The housing crisis is more than a headline, it’s a lived reality for many islanders. Beyond our personal housing situations, lack of appropriate housing concerns reverberate: businesses and their ability to hire, seniors wanting to remain in community, families wondering if their children can ever live here, and many who feel gravely concerned about lack of overnight emergency ferry availability and full-time ambulance staffing.
Finding solutions and making shifts which work with our rural nature requires an engaged community. My vision includes a Community Advisory Council with representatives from a range of areas across Area C and within Quadra itself. A truly representative Advisory Council will include tourism, silviculture, business interests, environmental advocacy, and involvement from the under 30s all the way to our elders.
An Advisory Council is just the first step to having more community input on planning decisions. Community engagement extends to discussing critical topics at open house meetings and inviting digital input from folks who prefer to share their ideas from home.
I believe an engaged community making informed decisions which suit our island values and rural nature will spark solutions. The issues are connected and so are we.”
Electoral Area D (Oyster Bay-Buttle Lake)
– Brenda Leigh (incumbent)
“Area D is mostly comprised of Residential lots in the North and more ‘Rural’ land designations in the south. People live here for a reason: as an alternative to urban life. Residents here value their friendly neighbourhoods and our beautiful, natural settings. I have opened many gorgeous parks and recreation areas in Area D over the years and our community parks, rivers, lakes and oceanfront are what makes Area D so desireable.
Again, people live here for a reason. They do not want through traffic on their streets and the traffic, noise, pollution and speeding vehicles through their neighbourhoods. They do not want drug dealers on every street corner. They want to maintain safe, rural lifestyles.
During this campaign, I learned of the traffic problems being endured by residents surrounding Ocean Grove School due to parents dropping and picking up their children at a school which is far too crowded and has inadequate parking. This has become an unsafe situation of parents racing with their children down Crawford and Peak Drive to the nearest highway intersection which has no traffic controls to allow people to proceed safely. The street parking and speeding is putting people at risk. I have written to the Ministry of Transportation to alert them to this problem. I would encourage parents to discuss this issue with the local School Board and the Ministry of Transportation to ensure that they are also working towards a solution. I will ensure that people in Area D get the care and attention they deserve over this and many other issues over the next four years.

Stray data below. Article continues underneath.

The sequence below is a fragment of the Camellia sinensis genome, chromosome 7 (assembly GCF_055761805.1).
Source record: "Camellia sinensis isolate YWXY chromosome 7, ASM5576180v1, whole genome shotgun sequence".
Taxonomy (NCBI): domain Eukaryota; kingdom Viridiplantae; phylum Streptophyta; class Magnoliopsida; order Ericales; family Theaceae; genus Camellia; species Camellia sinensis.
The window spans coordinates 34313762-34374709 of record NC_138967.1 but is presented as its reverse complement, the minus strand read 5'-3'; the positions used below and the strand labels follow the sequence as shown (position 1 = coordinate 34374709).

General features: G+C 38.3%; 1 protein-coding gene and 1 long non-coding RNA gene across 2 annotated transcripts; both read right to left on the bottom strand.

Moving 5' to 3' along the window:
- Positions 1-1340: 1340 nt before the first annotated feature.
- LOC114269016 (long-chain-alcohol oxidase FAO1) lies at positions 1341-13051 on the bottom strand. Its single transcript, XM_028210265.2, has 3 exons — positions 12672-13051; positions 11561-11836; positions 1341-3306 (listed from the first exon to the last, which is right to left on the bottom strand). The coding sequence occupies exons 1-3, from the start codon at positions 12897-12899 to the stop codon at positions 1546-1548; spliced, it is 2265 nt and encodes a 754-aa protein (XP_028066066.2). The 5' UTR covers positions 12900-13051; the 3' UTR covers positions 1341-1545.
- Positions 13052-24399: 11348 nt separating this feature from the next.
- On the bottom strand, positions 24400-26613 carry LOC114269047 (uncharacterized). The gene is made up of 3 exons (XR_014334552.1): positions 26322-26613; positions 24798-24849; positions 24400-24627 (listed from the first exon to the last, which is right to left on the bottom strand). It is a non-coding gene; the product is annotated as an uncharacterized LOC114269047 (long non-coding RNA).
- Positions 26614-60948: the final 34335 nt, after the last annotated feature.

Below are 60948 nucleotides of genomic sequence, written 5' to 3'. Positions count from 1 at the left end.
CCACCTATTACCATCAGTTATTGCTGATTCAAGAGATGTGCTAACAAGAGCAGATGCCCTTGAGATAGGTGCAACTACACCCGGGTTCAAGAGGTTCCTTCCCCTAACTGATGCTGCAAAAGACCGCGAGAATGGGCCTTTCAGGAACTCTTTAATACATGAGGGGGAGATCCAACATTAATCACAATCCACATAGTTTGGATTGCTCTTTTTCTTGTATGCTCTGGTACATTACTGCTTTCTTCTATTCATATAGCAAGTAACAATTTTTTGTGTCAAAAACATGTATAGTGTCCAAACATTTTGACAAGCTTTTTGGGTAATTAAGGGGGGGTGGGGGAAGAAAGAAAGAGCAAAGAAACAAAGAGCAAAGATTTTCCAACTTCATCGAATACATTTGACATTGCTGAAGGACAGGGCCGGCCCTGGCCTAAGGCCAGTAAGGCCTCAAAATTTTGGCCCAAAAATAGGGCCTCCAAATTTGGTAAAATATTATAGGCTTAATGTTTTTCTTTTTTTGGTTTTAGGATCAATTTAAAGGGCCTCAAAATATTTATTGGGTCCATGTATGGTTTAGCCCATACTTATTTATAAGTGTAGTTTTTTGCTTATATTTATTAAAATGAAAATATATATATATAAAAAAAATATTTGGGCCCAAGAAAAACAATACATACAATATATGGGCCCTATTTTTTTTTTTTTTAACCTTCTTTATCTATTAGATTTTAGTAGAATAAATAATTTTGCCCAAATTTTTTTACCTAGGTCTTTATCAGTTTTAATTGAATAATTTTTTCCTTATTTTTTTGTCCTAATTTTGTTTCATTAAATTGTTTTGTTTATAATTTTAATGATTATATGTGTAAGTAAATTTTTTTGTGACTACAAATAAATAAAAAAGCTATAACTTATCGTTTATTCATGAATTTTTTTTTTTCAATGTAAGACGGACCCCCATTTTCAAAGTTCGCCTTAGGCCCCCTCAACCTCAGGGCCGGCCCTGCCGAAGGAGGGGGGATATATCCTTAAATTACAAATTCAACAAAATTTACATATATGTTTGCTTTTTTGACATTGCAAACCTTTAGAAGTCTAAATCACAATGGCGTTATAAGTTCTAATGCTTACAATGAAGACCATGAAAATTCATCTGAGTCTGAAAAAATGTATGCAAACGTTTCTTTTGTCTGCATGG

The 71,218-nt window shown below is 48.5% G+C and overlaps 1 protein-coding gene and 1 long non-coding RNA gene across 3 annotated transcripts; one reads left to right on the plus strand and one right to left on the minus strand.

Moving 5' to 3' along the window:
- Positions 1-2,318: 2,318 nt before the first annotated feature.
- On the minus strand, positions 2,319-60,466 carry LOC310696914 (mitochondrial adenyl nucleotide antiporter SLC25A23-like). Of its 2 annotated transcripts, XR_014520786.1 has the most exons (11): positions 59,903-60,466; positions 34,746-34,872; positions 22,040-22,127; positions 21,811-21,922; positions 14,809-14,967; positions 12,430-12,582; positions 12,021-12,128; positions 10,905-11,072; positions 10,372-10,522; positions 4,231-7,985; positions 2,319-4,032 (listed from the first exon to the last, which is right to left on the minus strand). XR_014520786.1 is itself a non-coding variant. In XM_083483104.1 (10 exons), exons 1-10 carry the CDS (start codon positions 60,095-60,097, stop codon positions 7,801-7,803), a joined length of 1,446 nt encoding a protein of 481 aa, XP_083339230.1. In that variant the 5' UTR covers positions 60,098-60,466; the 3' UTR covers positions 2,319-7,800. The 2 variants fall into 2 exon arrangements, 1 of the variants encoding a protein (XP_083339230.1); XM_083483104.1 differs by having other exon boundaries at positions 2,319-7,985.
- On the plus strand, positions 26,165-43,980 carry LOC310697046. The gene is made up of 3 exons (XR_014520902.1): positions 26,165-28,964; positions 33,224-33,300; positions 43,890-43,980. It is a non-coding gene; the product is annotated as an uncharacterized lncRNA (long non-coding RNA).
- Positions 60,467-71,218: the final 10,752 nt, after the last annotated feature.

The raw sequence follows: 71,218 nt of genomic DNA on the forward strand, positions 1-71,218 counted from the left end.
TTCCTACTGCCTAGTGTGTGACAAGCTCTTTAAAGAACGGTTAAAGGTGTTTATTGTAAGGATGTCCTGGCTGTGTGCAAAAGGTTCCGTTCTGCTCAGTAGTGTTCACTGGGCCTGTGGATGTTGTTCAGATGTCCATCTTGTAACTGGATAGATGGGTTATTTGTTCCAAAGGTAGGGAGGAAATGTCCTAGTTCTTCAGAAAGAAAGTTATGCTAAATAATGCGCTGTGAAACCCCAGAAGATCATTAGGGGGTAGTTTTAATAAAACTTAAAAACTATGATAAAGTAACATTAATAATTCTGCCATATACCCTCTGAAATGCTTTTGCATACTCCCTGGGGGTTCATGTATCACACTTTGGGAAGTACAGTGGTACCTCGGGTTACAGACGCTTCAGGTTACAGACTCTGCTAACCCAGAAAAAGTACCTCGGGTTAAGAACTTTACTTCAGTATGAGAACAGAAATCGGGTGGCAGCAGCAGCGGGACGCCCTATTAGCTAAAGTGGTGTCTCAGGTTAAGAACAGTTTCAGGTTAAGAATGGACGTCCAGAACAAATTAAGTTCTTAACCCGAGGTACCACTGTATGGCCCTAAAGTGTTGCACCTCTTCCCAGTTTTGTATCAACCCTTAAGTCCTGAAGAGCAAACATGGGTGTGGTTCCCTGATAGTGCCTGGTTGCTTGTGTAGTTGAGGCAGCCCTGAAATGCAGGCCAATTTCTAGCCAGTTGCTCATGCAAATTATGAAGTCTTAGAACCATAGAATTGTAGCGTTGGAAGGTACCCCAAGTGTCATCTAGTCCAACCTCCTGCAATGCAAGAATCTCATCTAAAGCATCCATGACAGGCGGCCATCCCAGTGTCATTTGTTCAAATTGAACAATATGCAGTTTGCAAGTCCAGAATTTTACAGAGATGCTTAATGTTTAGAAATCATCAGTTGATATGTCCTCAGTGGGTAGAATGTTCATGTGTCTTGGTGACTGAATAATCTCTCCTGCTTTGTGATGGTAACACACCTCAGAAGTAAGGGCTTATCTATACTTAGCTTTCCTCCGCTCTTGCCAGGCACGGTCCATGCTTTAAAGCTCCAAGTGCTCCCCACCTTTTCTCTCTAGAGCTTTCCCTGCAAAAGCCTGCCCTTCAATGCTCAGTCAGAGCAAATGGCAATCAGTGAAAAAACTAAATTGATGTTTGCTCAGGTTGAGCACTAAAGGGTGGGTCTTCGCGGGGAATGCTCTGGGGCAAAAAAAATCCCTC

I will continue to advocate for our rural lifestyle and I will not radically ‘change direction’ in our community. People are longing for stability and predictability in their lives right now. Our citizens do not need the untold costs of runaway development to be added to their current property tax bills. They do not need representatives who cannot articulate what they would aim to ‘change’ without significant costs to property owners.
I acknowledge that change is a constant in our lives. However, all of us have the democratic right to address the rate of change and the future of our community. I will continue to be the voice of reason who will strive to see that we do not lose all that we value about living here and keeping Area D the beautiful, rural area that still exists.”
– John Rice
“In speaking with many of the residents in this community, the biggest issue I’ve heard people talk about is the lack of community planning for the past three decades.
The Area D Official Community Plan (OCP) has not had a ‘Core Document’ update since 1996. While any OCP is a living document that receives minor amendments over its life span, the last amendment made to the one in Area D was in 2013. I believe this is something that needs to be revisited and revised.
The importance of a core document update is significant as the OCP is a tool for local government planning and land management, laying out the vision for how land will be used and how housing will be designed for the community.
As local governments are being asked to tackle critical issues, such as homelessness, affordable housing and housing security, communities need to have well defined community plans. Critical planning documents such as the OCP need to be updated regularly to capture the constantly changing demographics and needs of a community.
To address and fix this problem in four years, it’s time to:
– Get feedback from residents by way of public hearings with the community to understand their needs and concerns;
– Gather feedback from all stakeholders within the community, including business, also through public hearings, and understand their needs and concerns;
– Make available a variety of questionnaires and surveys using online methods and door-knocking;
– Ensure all stakeholders have an opportunity to participate in dialogue.
Once all the information is collected and compiled, the development of a new OCP would then be brought back to the community and all stakeholders for further input. Additional information may be required at this point.
Many newcomers to the community are likely not aware that the community did collaborate on a new OCP in recent years; however that updated document was removed from the regional district’s Board Meeting Agenda without any explanation back to the community,
While the Area D community has several big issues that need to be addressed, I believe that many issues are fixable with the right person elected on Oct. 15.
I would like to be the Director that gives the community back its voice and operates in a transparent fashion.”